Published on April 9th, 2012 | by James Johnson0
Scientists Want To Build Solar Power Beaming Satellite For Energy Consumption
Energy experts looking for a new source of sustainable energy have proposed power-beaming solar-powered satellites, technology that was once thought to be too expensive but could now become a reality thanks to a new approach known as SPS-ALPHA. That phrase stands for Solar Power Satellite via Arbitrarily Large PHased Array and it was revealed during the 2012 NASA Innovative Advanced Concepts meeting.
The project was announced by John Mankins of Artemis Innovation Management Solutions who also happens to have 25-years of experience at NASA and Caltech’s Jet Propulsion Laboratory.
Over the next year the team will conduct various studies on the design of the satellite while carrying out various proof of concept experiments to prove the ability of the satellite to transfer massive amounts of energy towards Earth.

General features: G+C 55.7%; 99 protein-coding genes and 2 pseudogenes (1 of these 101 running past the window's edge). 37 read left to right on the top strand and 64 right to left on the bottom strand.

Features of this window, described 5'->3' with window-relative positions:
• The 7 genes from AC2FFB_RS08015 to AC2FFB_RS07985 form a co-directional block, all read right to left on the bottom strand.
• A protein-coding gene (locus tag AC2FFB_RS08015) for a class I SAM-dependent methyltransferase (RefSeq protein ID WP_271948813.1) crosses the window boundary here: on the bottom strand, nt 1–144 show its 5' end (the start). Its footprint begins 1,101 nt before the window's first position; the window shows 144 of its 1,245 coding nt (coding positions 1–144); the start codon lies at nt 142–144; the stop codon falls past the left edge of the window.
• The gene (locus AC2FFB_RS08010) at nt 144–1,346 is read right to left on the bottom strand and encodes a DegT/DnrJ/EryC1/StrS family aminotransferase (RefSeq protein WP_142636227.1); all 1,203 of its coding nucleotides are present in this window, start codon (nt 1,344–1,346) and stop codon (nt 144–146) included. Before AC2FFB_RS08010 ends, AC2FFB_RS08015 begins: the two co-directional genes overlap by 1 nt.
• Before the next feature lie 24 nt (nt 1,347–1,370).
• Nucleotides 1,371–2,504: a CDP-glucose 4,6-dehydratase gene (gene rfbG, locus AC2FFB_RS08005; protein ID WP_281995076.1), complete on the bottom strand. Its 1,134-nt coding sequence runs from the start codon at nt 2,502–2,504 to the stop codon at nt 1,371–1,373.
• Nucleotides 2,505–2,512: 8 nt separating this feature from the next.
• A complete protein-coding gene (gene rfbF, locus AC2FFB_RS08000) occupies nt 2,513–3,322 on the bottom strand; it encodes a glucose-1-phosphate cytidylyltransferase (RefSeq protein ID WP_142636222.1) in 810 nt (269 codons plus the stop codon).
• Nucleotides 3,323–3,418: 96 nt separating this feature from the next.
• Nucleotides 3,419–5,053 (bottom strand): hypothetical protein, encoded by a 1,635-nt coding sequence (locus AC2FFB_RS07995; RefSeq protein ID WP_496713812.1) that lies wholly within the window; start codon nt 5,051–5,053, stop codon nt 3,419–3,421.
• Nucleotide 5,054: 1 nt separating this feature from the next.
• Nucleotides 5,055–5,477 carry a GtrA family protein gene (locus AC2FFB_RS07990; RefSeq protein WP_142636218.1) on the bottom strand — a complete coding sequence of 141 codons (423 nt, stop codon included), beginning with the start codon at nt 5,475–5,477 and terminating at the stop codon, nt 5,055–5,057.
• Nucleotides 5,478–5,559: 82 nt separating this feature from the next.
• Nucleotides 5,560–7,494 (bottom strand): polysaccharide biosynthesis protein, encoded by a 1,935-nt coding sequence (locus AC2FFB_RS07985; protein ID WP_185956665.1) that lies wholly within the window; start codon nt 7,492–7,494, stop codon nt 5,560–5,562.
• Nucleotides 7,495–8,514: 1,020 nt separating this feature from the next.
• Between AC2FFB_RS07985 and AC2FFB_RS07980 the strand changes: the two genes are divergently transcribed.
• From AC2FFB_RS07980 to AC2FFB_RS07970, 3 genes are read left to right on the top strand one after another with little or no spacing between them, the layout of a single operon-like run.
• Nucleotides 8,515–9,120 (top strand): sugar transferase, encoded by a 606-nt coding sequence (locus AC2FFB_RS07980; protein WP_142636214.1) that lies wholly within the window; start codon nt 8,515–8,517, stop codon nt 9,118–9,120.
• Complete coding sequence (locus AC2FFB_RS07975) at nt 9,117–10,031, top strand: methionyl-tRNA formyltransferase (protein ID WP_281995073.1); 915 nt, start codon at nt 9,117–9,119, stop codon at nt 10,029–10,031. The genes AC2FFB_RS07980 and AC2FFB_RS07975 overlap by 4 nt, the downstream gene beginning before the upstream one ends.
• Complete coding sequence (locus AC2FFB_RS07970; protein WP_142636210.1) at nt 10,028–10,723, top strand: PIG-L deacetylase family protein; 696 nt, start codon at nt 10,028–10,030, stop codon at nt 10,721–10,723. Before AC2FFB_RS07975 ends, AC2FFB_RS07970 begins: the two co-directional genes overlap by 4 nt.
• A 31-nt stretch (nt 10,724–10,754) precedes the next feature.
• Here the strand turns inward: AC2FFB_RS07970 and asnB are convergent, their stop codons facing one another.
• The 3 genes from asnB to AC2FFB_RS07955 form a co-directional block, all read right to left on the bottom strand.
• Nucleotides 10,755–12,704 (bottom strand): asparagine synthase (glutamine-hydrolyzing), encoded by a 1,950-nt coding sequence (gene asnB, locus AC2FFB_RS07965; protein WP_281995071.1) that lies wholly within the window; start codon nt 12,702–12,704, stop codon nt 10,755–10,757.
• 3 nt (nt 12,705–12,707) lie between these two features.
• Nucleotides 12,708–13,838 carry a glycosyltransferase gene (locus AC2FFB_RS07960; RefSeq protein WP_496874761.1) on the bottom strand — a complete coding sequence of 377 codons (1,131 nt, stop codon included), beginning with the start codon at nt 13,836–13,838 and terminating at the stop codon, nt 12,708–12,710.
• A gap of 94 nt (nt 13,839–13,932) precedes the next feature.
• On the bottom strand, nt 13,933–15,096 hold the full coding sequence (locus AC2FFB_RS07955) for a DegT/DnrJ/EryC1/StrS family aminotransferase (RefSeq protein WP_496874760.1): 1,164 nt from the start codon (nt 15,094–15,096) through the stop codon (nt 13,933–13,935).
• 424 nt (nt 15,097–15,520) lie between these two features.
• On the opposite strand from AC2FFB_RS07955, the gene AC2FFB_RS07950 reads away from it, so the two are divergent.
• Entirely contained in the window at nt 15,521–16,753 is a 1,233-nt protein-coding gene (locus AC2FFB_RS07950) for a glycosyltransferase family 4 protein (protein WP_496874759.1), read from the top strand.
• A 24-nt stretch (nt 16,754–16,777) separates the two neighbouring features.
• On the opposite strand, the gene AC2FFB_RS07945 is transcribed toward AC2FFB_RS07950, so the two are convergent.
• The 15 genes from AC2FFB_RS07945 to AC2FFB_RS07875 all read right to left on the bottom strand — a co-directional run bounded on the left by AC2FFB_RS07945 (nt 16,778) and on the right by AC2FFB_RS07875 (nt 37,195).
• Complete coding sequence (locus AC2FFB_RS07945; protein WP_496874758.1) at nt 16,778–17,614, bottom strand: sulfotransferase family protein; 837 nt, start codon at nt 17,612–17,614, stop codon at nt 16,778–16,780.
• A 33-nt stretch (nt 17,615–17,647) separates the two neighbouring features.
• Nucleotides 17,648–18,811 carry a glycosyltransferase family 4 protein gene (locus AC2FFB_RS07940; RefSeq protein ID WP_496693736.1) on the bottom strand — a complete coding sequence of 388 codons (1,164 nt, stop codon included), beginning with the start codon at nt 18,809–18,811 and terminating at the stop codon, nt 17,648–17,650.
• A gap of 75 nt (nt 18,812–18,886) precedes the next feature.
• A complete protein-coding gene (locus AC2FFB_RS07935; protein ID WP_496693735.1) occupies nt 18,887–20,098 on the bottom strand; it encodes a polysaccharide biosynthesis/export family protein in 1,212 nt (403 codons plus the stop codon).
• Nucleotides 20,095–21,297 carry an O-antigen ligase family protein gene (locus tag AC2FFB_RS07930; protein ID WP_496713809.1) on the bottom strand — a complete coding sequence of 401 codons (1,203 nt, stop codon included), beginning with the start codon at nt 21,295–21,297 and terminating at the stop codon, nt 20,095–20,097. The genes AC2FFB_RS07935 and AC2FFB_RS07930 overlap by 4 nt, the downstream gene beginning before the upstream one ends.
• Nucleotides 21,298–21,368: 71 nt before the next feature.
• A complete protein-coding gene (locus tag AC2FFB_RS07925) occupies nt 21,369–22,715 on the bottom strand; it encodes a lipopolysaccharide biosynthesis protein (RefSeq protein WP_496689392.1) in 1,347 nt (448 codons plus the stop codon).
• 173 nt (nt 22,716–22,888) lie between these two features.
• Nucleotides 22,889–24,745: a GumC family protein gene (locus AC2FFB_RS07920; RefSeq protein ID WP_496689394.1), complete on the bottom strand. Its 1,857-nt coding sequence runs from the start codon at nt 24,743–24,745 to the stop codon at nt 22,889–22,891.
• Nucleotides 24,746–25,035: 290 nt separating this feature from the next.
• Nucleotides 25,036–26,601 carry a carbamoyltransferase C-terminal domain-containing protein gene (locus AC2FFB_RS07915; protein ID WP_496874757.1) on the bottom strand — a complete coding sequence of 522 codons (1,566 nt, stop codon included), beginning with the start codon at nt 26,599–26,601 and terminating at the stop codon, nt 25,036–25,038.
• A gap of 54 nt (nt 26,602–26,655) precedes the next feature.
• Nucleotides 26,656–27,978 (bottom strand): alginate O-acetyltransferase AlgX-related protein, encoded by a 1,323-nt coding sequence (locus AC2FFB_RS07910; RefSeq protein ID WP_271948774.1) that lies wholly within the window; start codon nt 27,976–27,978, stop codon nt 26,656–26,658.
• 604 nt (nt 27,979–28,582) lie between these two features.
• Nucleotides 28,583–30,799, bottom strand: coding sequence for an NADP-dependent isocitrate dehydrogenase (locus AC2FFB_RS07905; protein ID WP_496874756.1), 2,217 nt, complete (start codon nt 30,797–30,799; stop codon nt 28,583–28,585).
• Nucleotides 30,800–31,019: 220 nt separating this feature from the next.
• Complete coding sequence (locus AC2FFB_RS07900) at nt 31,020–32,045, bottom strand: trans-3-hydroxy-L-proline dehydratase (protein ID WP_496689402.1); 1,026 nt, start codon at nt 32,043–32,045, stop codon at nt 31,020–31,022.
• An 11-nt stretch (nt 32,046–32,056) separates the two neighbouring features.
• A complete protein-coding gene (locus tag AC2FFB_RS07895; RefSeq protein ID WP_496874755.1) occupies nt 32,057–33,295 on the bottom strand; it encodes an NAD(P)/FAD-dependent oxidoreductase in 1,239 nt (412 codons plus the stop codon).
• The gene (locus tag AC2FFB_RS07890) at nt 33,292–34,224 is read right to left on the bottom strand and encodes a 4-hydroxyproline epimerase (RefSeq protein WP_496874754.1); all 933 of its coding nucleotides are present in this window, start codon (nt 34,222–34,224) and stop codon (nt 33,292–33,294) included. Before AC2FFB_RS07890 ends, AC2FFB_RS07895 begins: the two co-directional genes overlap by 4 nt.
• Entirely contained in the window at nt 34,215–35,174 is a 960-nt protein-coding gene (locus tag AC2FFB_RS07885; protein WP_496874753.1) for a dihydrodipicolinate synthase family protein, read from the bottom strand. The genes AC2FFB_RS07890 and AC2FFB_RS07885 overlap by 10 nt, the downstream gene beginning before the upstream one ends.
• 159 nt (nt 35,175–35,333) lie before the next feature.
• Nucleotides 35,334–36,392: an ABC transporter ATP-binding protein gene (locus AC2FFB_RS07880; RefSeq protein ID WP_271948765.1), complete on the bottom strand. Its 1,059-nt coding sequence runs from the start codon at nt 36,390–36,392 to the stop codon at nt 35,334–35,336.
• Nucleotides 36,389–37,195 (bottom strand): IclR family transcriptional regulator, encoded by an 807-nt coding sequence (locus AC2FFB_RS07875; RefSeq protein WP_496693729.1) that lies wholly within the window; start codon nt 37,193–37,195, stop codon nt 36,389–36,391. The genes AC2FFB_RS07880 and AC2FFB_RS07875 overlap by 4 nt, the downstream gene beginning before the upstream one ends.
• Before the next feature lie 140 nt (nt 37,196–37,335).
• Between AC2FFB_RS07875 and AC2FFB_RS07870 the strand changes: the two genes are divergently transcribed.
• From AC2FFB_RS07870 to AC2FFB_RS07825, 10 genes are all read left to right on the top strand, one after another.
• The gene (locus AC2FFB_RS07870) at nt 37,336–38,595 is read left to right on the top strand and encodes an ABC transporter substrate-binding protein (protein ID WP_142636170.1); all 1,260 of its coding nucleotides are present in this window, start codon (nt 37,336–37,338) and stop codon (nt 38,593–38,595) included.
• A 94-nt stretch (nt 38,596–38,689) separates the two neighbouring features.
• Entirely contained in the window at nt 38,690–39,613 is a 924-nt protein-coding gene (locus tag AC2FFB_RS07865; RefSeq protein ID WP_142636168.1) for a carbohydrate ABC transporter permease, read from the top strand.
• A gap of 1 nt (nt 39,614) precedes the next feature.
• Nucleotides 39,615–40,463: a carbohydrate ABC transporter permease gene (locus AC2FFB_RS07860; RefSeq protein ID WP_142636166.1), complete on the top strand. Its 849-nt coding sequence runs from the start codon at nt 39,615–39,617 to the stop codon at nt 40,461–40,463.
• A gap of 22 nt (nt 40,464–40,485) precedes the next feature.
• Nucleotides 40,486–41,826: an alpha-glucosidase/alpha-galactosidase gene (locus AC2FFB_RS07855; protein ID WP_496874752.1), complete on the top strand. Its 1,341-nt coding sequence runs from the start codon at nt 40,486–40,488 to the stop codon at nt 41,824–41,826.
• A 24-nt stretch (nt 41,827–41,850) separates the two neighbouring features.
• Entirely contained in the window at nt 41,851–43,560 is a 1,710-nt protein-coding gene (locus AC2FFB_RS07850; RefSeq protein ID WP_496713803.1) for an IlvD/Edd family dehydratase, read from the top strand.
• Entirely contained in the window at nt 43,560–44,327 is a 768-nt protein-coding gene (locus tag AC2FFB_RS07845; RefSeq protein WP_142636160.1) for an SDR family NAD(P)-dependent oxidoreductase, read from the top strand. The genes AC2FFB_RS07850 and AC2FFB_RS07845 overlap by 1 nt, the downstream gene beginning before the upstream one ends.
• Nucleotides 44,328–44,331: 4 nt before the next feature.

Speaking to SPACE.com Mankins says SPS-ALPHA is a “biomimetic” approach to harnessing power from space, Biomimetic refers to the human-made processes, substances, devices and systems that imitate nature.
If the project is successful each satellite could beam up to thousands of megawatts of energy down to earth for everyday use thanks to wireless power transmission.
According to Mashable:
SPS-ALPHA uses a large array of individually controlled thin-film mirrors, outfitted on the curved surface of the satellite. These movable mirrors intercept and redirect incoming sunlight toward photovoltaic cells affixed to the backside of the solar power satellite’s large array.
The Earth-pointing side of this large modular circular array is tiled with a collection of microwave-power transmission panels that generate the coherent, low-intensity beam of radio frequency energy and transmits that energy to Earth.
Unlike other proposals for solar-power satellites Mankins explains that his approach does not require a larger integrated power management and distribution system, thus making the project far less expensive to build. In fact if successful the satellite will be built from individual system elements that weigh no more than 110 to 440 pounds which means mass production will be simple and cheaper than current space systems.
At this time scientists are not even sure if the project will work on a mass scale, hopefully within the next year however they will have a better understanding regarding the current feasibility of solar power producing satellites.